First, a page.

Detailed documents needed to avoid malpractice suits

Detail always is good. More detail always is better. That’s the rule of thumb when it comes to documentation, according to Cecilie Loidolt, JD, a medical malpractice defense attorney with Meagher & Geer in Minneapolis.

The top malpractice concerns don’t really change with the passage of time, Loidolt says, but defense attorneys learn more every year about how you can keep yourself out of trouble. Complications from surgery and childbirth, particularly brain-damaged babies and death during related to delivery, and failure-to-diagnose claims still are some of the biggest concerns for risk managers and defense attorneys, she reports.

But Loidolt says the frequency of those claims may be on the rise now because many states are enacting tort reform that could sharply restrict the payouts from those claims. Plaintiffs are rushing to get those suits in motion before the tort reform takes effect, she says.

One new trend, Loidolt says, is an increase in claims related to Cytotek, which was approved by the FDA for treating ulcers but often is used off-label for induction of labor. Another common claim is a patient suffering a known complication of surgery but claiming that he or she was never informed of that particular risk.

"So it becomes an issue of conformed consent," she says. "And it’s also a claim that the complication would not have occurred if the physician had followed accepted standards of medical practice. I probably have five cases right now involving that kind of claim."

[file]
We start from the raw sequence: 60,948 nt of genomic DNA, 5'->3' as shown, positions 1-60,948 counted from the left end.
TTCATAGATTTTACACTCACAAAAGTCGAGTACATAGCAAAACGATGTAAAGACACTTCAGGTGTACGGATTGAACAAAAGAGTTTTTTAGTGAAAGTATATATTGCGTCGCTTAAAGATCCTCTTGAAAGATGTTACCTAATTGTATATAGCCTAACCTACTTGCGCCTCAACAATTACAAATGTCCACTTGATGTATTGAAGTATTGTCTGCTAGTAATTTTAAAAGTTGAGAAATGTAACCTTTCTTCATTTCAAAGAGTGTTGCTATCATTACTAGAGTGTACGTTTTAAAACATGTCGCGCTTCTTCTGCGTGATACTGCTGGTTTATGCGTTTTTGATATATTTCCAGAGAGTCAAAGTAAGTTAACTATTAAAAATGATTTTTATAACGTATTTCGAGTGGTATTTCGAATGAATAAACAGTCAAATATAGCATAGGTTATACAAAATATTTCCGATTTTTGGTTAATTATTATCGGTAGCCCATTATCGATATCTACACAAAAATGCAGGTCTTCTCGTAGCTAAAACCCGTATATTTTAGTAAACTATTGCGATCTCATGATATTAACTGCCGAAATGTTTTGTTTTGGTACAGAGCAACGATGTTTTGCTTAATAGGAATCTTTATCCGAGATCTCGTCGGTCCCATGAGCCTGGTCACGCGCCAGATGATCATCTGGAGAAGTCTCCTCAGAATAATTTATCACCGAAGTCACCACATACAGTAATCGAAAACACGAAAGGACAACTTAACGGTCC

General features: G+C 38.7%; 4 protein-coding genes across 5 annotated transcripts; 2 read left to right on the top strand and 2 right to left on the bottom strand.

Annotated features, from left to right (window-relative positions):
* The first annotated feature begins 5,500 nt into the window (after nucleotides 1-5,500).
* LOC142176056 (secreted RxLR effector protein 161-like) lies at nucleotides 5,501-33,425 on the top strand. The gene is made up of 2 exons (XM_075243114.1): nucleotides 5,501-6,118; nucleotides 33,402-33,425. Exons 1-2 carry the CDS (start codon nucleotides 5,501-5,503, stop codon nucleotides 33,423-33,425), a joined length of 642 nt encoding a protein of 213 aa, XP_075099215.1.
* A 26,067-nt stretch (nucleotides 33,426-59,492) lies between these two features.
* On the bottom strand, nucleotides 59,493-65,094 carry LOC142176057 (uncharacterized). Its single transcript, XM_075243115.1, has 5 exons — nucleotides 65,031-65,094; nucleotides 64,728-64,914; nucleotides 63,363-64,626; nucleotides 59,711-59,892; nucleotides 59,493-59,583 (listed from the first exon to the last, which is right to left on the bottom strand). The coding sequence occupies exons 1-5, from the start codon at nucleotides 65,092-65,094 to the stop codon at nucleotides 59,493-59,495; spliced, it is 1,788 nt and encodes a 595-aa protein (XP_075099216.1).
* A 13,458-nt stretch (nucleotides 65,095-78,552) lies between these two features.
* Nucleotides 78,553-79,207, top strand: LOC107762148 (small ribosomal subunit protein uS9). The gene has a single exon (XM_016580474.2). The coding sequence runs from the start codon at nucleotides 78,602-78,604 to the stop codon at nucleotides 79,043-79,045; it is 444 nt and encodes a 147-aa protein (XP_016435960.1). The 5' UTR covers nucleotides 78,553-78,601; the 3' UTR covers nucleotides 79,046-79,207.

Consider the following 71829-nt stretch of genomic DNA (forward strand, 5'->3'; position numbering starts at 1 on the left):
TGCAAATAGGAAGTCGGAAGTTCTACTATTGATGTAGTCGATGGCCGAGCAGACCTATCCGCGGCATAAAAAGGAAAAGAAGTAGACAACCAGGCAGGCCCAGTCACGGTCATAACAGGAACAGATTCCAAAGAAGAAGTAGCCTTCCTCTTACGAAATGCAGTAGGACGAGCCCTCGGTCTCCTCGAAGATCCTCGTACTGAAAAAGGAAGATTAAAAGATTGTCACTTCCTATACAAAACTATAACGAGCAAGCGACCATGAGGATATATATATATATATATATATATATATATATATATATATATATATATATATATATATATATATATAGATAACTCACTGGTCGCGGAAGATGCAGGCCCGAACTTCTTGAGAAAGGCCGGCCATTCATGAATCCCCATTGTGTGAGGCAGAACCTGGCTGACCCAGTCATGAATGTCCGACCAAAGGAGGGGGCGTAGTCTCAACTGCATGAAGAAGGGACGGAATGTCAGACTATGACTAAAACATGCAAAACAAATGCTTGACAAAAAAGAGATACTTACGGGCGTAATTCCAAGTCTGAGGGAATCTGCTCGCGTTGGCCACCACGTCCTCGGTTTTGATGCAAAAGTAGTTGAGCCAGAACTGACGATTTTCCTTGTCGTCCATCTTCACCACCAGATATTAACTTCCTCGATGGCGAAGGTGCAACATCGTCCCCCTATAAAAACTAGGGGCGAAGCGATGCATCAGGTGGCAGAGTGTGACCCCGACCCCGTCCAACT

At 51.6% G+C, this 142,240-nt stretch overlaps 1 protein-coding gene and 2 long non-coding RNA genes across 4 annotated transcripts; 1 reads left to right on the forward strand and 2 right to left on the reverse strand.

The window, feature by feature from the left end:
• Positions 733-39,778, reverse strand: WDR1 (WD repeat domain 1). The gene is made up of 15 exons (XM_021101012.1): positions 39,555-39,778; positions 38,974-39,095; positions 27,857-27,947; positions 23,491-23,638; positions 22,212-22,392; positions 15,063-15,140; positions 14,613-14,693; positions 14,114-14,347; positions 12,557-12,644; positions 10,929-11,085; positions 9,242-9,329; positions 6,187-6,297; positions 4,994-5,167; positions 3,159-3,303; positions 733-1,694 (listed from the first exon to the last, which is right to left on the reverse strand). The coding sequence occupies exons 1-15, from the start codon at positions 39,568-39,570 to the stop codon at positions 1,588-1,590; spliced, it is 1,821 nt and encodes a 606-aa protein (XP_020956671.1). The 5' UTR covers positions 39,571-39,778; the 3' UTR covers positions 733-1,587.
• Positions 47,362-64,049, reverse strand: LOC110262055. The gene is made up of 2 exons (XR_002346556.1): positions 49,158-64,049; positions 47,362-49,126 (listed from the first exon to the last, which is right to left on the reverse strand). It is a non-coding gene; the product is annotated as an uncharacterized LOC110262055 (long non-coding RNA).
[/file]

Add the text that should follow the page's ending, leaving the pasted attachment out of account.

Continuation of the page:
Loidolt offers these tips for warding off those problems and other medical malpractice lawsuits:

Push for more detailed documentation of the informed consent process. With surgery, in particular, the chart should indicate in detail what the physician discussed with the patient during the informed consent process. "I discussed the known complications and risks" is insufficient. The record should state something more like, "I discussed with the patient the risks of this procedure including injury to other organs, infection, bleeding, possibility of recurrence . . ." and so on. It’s OK for the physician to use boilerplate language in every chart for that procedure if it accurately reflects the conversation with the patient. Warn physicians that it never is enough to say, "I always discuss those things, but I don’t write down every little thing."

• Document telephone calls better. Any contact with the patient should be documented if there is any discussion regarding the care rendered. Loidolt says she often is surprised by doctors who receive calls after hours and do not document them. "Put it on a piece of paper and staple it into the chart the next day," she says. "You can indicate in the note that you took this call at home at 9 p.m. on Dec. 21. Patient complained of pain in the incisional area. She was told that if pain persists, she needs to be seen.’ That is so important because when I go try the case, I can show the documentation that this call did occur and she was told she needed to be seen. It gets past a lot of the disputes about who said what."

Improve documentation of discharge instructions. The ideal chart will include details about what the patient was told at discharge. Again, boilerplate language is acceptable if it accurately reflects what the patient was told. But general statements such as, "The patient was provided discharge instructions," are not much help.

Early deposition is red flag